Living with the barrier

By Hannah Brock

Greetings from Bethlehem! I write from a flat which stands about 100m away from the checkpoint through which everyone wishing to travel to Bethlehem from Jerusalem must pass.

This house will be my home for the next three months as I serve with the Ecumenical Accompaniment Programme in Palestine and Israel (EAPPI), providing protective presence to vulnerable communities and monitoring human rights abuses here in the West Bank.

Daunting welcome to Israel
My start here was been a busy one. It commenced with a difficulty entry into the country, as immigration officials held and questioned me for three hours on arrival at Ben Gurion Airport, along with two other internationals who were arriving to serve with EAPPI.

Thankfully we all were admitted, but it was a daunting welcome to Israel!

Training and handover
We began with ten days training and handover from the previous team based in Bethlehem, which was a valuable opportunity to meet with many Israeli groups working for peace, including Breaking the Silence (an organisation of ex-soldiers who collect testimonies of people who have served in the Israeli Defence Force (IDF) in the occupied Palestinian territories), and Machsom Watch (an all-Israeli group of women human rights activists who conduct daily observations at the checkpoints around the West Bank.)

Following our training, I travelled to Bethlehem with four colleagues (from Switzerland, Ecuador, Sweden and the USA) with whom I shall live and work over the coming months.

Our roles here
We shall be spending our time here visiting local communities, accompanying Israeli and Palestinians in non-violent actions such as demonstrations and vigils, and monitoring Checkpoint 300 – one of the largest checkpoints in the West Bank.

One visit, to a family living just down the road from us, particularly moved me. The Anastas family are a Christian family who own gifts shop near Rachel’s Tomb (a site believed to be the burial place of the Rachel, the biblical matriarch), in Bethlehem.

The road on which their house and shop is based used to be a main road through the city, connecting Hebron and the Nativity Church, in the central Manger Square.

During the Second Intifada (an armed Palestinian uprising between 2001 and 2005) Israel started constructing a separation barrier as a security measure to regulate movement, which now stands less than 5m outside the front of the Anastas family home and business, and surrounds their block on three sides. The photo is of the view from their shop’s front door.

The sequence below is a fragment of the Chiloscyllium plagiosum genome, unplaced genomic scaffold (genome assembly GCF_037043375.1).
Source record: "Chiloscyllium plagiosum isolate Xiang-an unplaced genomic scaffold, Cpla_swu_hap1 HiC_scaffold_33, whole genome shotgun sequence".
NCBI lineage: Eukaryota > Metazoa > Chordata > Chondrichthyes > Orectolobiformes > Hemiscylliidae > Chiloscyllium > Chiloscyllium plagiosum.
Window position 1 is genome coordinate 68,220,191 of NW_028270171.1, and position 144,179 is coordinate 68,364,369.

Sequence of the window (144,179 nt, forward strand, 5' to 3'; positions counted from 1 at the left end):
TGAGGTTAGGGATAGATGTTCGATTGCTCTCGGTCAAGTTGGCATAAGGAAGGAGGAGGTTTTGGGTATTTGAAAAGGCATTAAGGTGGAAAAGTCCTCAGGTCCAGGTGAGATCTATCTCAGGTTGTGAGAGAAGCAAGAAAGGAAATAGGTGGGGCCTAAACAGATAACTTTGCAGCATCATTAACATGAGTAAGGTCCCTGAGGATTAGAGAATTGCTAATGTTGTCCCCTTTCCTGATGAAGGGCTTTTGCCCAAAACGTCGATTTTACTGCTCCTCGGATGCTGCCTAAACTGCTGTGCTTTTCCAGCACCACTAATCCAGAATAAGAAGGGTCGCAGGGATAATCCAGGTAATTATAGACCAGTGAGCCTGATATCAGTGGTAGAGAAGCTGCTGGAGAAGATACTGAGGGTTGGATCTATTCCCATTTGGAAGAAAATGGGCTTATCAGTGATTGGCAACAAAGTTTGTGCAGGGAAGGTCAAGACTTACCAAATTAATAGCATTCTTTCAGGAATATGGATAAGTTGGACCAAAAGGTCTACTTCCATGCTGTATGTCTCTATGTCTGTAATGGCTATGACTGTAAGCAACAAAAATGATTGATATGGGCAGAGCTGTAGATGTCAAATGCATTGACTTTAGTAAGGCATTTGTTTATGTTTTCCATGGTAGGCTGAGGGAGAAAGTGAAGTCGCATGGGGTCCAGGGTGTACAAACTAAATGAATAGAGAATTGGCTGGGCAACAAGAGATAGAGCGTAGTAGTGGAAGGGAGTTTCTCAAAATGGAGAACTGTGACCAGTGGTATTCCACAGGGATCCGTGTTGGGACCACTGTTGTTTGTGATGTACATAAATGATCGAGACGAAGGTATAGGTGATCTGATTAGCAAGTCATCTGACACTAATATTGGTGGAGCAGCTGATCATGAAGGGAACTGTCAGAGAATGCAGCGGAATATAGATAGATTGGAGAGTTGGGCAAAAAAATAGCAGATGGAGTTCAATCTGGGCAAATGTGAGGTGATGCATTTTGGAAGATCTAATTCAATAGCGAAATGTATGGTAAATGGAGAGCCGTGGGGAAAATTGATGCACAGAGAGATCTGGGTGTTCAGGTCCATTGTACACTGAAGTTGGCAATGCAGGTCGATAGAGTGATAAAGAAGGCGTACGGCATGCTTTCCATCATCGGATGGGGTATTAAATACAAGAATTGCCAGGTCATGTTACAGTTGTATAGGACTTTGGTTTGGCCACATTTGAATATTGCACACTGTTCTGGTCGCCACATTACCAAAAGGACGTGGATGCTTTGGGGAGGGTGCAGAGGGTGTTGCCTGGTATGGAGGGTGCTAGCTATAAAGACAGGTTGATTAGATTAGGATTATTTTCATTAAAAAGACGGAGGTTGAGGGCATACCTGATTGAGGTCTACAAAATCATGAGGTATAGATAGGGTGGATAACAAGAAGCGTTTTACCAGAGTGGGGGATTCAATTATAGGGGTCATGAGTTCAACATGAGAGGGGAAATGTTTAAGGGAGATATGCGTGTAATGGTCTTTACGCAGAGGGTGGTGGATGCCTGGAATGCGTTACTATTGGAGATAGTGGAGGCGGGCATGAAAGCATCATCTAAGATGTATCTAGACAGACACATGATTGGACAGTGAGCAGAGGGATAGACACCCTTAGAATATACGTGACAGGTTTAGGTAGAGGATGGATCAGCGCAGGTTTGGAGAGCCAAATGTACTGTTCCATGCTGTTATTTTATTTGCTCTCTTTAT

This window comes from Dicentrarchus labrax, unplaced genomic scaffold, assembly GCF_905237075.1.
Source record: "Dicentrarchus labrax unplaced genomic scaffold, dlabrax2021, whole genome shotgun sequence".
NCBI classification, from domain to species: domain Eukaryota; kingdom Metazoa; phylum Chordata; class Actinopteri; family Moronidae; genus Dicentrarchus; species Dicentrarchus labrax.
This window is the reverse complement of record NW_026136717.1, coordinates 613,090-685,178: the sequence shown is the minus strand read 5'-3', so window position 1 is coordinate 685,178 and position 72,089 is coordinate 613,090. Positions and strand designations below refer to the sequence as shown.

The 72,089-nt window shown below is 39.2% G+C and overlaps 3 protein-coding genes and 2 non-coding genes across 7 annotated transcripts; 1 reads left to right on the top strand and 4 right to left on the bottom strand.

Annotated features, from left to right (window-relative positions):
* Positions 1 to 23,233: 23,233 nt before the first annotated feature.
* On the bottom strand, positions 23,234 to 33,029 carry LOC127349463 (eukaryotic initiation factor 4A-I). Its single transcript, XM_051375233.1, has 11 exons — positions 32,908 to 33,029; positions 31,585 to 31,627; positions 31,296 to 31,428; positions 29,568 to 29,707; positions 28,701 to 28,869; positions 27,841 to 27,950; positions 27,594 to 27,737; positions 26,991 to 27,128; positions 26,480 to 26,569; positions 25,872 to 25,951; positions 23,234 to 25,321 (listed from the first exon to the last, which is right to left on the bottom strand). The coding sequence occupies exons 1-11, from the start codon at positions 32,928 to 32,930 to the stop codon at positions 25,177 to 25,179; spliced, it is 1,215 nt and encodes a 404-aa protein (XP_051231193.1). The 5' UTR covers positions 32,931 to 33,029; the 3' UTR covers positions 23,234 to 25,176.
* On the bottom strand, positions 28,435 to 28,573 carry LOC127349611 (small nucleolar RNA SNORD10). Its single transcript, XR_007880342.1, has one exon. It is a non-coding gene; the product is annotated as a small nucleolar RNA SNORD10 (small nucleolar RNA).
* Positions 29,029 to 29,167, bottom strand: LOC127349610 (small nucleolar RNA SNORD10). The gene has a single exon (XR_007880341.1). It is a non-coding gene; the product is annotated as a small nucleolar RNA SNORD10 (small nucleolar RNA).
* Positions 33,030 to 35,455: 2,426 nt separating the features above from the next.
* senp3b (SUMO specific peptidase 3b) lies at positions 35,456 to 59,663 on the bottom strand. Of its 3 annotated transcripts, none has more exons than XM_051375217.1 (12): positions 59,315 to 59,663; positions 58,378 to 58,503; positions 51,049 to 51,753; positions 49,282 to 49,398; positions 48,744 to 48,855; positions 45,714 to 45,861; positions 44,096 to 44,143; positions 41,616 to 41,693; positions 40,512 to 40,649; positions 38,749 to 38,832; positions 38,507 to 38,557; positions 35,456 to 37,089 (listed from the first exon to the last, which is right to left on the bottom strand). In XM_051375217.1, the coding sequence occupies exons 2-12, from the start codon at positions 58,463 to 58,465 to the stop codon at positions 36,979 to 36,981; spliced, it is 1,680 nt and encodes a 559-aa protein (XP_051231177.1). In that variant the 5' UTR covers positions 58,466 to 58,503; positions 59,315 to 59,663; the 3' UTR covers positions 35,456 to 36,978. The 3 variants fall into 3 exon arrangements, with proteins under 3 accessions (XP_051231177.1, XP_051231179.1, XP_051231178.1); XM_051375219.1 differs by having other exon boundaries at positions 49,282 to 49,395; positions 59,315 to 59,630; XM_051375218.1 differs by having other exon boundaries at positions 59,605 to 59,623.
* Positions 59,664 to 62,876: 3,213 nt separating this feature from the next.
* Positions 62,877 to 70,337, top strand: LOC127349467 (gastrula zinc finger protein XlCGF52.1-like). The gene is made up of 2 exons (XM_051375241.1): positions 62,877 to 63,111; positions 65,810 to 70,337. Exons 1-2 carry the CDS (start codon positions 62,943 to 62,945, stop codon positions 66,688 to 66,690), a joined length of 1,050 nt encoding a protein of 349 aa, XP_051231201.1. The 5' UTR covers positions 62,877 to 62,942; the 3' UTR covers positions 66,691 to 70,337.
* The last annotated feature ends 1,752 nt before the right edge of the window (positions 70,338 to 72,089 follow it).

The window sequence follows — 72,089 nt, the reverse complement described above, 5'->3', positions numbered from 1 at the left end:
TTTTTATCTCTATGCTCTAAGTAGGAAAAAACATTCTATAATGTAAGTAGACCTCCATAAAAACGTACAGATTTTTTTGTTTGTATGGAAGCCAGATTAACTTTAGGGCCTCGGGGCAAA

Barrier fully constructed through Bethlehem
The separation barrier was declared illegal by the International Court of Justice in 2004, as it does not stand on the Green Line – the line marks the 1949 Armistice line between Israel and Egypt, Jordan, Lebanon and Syria and has been used as a basis for negotiations as the boundary of a future state of Palestine – but cuts into Palestinian land in the West Bank. The barrier is not yet complete throughout the West Bank, but is fully constructed through Bethlehem.

The busy road along which the family ran these successful businesses is now blocked – it’s a dead street with a dead end. Tourists visiting Rachel’s tomb have no access to it, and this once successful business is failing.

However, the family’s previously prosperous position in the community has prevented them from being offered, and accepting, help.

Suffering under curfew
Like many others in Bethlehem, during the Second Intifada their road was often under curfew – once for 40 days – during which they were unable to leave their homes. UN aid supported other areas in the city with food and medical supplies, but their road was left out – they believe because their area was a previously thriving neighbourhood with wealthy families.

They were not perceived as vulnerable, but with their livelihood under threat during the curfews, and debts mounting up, they were suffering. Since going bankrupt they have struggled consistently, but the mother Claire explained that as they come from a successful family, it is particularly humiliating to ask for help: “There is a shame. You cannot tell anyone, even when you are starving”, she said.

Held at gunpoint as soldiers gained access to their roof
Even after the curfews were lifted, they were still impacted by the Israeli response to the intifada. The location of the property is strategically important, so soldiers were camped out behind her house for a number of years. On one occasion, they needed to access the roof, so came knocking in the middle of the night.

Claire opened the door, and her husband and she were forced downstairs at gunpoint, whilst a soldier went upstairs to wake the children and force them from their rooms. When Claire herself accessed the roof some days afterwards, warning shots were fired close to her head, and she fell to the floor. They still need to apply for a permit if ever they wish to climb onto their own roof, which they used to do frequently, as there is a beautiful view of Bethlehem.

Soldiers trained lasers on children
Claire also described how on several occasions nearby soldiers trained their red laser guns on her children’s foreheads as they moved from the car to the house on their way home from school.

Claire says she finds the situation in Bethlehem particularly disturbing, since it is an “ancient city that has always embraced all people”. If you would like to hear more, take a look at the family shop’s website at There are also some more photos of the shop in Bethlehem.

This post was first published by Ventnor Blog. See: and is published under Creative Commons License: Attribution Share Alike.


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